The fear of the LORD is the beginning of wisdom,
and the knowledge of the Holy One is insight.
from The Office of Readings: Thursday Second Week of Lent
from A Treatise on the Psalms,St. Hilary, Bishop
We must begin by crying out for wisdom. . . . Then, we must understand the fear of the Lord.
"Fear" is not to be taken in the sense that common usage gives it. Fear in this ordinary sense is the trepidation our weak humanity feels when it is afraid of suffering something it does not want to happen. We are afraid, or are made afraid, because of a guilty conscience, the rights of someone more powerful, an attack from one who is stronger, sickness, encounters a wild beast, suffering evil in any form. This kind of fear is not taught: it happens because we are weak. We do not have to learn what we should fear: objects of fear bring their own terror with them.
But of the fear of the Lord this is what is written: Come, my children, listen to me, I shall teach you the fear of the Lord. The fear of the Lord has then to be learned because it can be taught. It does not lie in terror, but in something that can be taught. It does not arise from the fearfulness of our nature; it has to be acquired by obedience to the commandments, by holiness of life and by knowledge of truth.
For us the fear of God consists wholly in love, and perfect love of God brings our fear of him to its perfection.
The fear of the Lord is an acquired "skill," one necessary to wisdom, that does not spring from the primordial fear that accompanies us as guardian and protector (although often it gets out of hand and becomes tyrant). Couple that with the fact that this fear is learned and the fear takes on a new name: awe.
In today's world, many seem to have lost the sense of awe. Nothing seems to inspire people to the same heights that have been recorded in the past. We build taller buildings, we launch more ambitious projects, we see more majestic things, and there is a collective sigh and yawn. We are the children of the age of Ecclesiastes--we've seen it all and it is all futile and boring.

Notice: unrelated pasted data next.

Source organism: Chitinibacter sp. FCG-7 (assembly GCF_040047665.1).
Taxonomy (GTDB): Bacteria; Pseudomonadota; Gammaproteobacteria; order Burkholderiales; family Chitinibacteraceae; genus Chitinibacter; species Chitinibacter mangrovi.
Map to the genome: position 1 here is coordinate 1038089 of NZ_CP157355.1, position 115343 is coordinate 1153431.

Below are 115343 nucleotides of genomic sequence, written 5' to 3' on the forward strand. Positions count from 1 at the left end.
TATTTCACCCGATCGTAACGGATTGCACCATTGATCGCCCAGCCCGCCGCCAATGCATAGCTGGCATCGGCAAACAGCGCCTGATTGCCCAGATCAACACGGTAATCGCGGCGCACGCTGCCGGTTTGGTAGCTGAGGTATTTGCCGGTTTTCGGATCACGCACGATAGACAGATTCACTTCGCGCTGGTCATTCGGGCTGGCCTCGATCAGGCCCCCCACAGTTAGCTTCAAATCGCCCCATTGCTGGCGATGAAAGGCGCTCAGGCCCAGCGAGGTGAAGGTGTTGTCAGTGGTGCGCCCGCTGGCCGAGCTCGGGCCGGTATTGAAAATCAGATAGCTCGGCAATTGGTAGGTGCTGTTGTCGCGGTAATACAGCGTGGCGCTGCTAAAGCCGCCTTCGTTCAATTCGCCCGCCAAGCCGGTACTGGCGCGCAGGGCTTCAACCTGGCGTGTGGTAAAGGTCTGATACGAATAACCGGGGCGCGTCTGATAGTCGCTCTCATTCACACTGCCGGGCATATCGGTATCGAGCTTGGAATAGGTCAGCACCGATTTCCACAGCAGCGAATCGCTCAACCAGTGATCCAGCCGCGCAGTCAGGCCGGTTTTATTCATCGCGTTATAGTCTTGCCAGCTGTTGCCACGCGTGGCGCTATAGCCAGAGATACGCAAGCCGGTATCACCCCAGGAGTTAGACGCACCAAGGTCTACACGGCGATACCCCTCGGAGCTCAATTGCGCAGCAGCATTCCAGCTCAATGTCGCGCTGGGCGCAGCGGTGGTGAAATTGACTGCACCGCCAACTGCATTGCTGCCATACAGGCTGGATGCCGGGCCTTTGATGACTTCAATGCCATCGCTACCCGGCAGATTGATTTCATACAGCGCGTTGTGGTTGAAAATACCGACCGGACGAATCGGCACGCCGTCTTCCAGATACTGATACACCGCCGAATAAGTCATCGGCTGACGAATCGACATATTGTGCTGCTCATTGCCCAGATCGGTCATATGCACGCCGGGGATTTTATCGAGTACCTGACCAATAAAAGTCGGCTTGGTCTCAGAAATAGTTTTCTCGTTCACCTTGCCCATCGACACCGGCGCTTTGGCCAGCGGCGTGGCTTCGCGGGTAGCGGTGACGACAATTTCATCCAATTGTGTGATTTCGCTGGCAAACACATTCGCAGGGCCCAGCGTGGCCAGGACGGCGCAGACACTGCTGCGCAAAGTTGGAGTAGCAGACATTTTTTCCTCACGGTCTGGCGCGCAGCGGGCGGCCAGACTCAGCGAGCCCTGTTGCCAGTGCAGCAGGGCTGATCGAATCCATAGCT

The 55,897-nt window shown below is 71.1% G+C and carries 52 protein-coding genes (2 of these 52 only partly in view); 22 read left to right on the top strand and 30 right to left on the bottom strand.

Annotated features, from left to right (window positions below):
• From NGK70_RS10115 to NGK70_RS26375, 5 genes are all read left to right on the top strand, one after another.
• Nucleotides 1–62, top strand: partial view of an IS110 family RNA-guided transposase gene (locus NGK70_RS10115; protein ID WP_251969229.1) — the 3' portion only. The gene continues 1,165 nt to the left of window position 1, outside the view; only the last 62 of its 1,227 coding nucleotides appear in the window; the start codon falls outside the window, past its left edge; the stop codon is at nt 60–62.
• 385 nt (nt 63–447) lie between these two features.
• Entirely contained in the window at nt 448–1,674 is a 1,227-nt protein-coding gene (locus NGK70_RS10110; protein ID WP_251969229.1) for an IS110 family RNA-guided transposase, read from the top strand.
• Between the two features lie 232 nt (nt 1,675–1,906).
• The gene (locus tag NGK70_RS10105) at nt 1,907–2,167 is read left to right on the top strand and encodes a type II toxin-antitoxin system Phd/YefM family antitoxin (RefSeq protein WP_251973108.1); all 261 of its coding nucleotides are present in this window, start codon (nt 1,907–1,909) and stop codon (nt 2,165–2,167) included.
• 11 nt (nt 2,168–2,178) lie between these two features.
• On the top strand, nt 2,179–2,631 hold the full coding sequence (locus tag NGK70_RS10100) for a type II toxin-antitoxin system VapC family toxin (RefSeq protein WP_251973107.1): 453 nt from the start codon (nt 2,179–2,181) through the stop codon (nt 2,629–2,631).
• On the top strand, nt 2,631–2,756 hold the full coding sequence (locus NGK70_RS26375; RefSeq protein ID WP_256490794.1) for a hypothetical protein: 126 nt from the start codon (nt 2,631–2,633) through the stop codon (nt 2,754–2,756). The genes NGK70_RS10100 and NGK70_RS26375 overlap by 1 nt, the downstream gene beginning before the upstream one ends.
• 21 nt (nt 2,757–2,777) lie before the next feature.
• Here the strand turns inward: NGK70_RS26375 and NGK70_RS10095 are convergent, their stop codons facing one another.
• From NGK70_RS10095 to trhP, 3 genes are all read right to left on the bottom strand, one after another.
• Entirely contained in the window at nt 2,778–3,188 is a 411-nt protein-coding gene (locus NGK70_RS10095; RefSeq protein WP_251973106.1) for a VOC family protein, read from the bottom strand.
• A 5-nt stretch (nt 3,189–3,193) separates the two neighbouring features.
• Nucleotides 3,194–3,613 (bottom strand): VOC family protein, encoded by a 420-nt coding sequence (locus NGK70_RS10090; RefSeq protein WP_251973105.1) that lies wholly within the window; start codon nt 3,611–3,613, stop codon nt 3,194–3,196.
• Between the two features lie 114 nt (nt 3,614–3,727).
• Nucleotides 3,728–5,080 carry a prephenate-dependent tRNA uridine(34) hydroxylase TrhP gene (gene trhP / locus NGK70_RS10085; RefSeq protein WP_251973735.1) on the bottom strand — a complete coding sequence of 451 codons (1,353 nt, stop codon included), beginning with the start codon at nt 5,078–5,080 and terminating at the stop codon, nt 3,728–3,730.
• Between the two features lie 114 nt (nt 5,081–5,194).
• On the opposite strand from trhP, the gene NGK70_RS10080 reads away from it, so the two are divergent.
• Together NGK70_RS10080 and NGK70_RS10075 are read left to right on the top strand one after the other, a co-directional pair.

St. Hilary points out that to acquire fear of the Lord, at least three characteristics must be present in the life of a person: obedience, holiness, and truth. Awe cannot be present if any one of these is lacking. The order might be stated somewhat differently--a person must know the truth (of God and His commandments) and be humbly obedient to it as a prelude to holiness of life. Truth and knowledge are not the only requisites of a holy life, they are merely the start; but they are a powerful, meaningful start. These begin the "fear" of the Lord, which is perfected in the love that grows from them.
The dailiness of the day, the horrifying ennui of the movement from day to day, is broken by awe. A moment of sitting in the presence of God and recognizing Him who is and I who am not is sufficient for anyone to be revitalized, to regain a sense of awe and wonder at the magnificence of God. Without this necessary action even "billions upon billion of stars," are mere glowing balls of gas in the night sky.
If you look at young children, they have not yet forgotten awe. You see it in their faces as they look at each new thing. You see it in their behavior as they begin to react to these. Gradually, we train children out of this awe--we introduce them to the "real world," and work very hard to remove the stars from their eyes--not usually deliberately, but nonetheless effectively. I remember not so long ago when Sam would ask us what it was like before he was born. "What was it like when I wasn't born, when I was up in heaven with the angels and God?" He would ask this as though he had some memory of being in Heaven--it was magnificent, a breath of awe. Those questions come less frequently now, though we have done nothing consciously to remove them; nevertheless, our lack of response, of even being able to understand the question causes these questions to vanish, this memory of his to fade.
World-weariness, weltschmerz, is the dangerous offspring of a life not lived in holiness, obedience, and truth. One does not see this in the lives of the Saints. Rather one remarks in their every movement and every word a sense of profound joy, of profound peace. This is the proper offspring of love of God inspired by fear of the Lord. And this love of God brings the fear of the Lord to perfection.
teach me to fear you
as the prelude to proper love.
Set my feet in the paths of
truth, obedience, and holiness
that I may spread the light of your peace and joy
and be your humble servant here on Earth.